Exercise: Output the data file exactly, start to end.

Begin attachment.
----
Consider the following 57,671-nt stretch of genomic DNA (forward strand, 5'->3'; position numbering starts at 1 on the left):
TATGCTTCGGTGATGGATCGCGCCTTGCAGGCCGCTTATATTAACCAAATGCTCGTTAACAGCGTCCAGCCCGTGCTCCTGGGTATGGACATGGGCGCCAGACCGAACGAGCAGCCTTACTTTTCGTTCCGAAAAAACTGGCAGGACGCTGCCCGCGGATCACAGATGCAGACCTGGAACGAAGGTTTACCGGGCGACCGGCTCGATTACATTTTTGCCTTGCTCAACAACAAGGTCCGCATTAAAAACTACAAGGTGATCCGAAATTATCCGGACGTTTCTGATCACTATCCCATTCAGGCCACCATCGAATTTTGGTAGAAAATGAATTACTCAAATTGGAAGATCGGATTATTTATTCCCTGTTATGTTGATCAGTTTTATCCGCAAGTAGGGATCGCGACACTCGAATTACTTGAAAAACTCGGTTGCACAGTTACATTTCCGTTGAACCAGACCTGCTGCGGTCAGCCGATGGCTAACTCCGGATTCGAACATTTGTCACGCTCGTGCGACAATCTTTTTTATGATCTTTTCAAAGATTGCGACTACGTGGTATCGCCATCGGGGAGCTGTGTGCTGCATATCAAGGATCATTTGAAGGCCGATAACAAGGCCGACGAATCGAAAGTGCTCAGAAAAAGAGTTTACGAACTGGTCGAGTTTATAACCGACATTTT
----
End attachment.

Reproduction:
Consider the following 57,671-nt stretch of genomic DNA (forward strand, 5'->3'; position numbering starts at 1 on the left):
TATGCTTCGGTGATGGATCGCGCCTTGCAGGCCGCTTATATTAACCAAATGCTCGTTAACAGCGTCCAGCCCGTGCTCCTGGGTATGGACATGGGCGCCAGACCGAACGAGCAGCCTTACTTTTCGTTCCGAAAAAACTGGCAGGACGCTGCCCGCGGATCACAGATGCAGACCTGGAACGAAGGTTTACCGGGCGACCGGCTCGATTACATTTTTGCCTTGCTCAACAACAAGGTCCGCATTAAAAACTACAAGGTGATCCGAAATTATCCGGACGTTTCTGATCACTATCCCATTCAGGCCACCATCGAATTTTGGTAGAAAATGAATTACTCAAATTGGAAGATCGGATTATTTATTCCCTGTTATGTTGATCAGTTTTATCCGCAAGTAGGGATCGCGACACTCGAATTACTTGAAAAACTCGGTTGCACAGTTACATTTCCGTTGAACCAGACCTGCTGCGGTCAGCCGATGGCTAACTCCGGATTCGAACATTTGTCACGCTCGTGCGACAATCTTTTTTATGATCTTTTCAAAGATTGCGACTACGTGGTATCGCCATCGGGGAGCTGTGTGCTGCATATCAAGGATCATTTGAAGGCCGATAACAAGGCCGACGAATCGAAAGTGCTCAGAAAAAGAGTTTACGAACTGGTCGAGTTTATAACCGACATTTT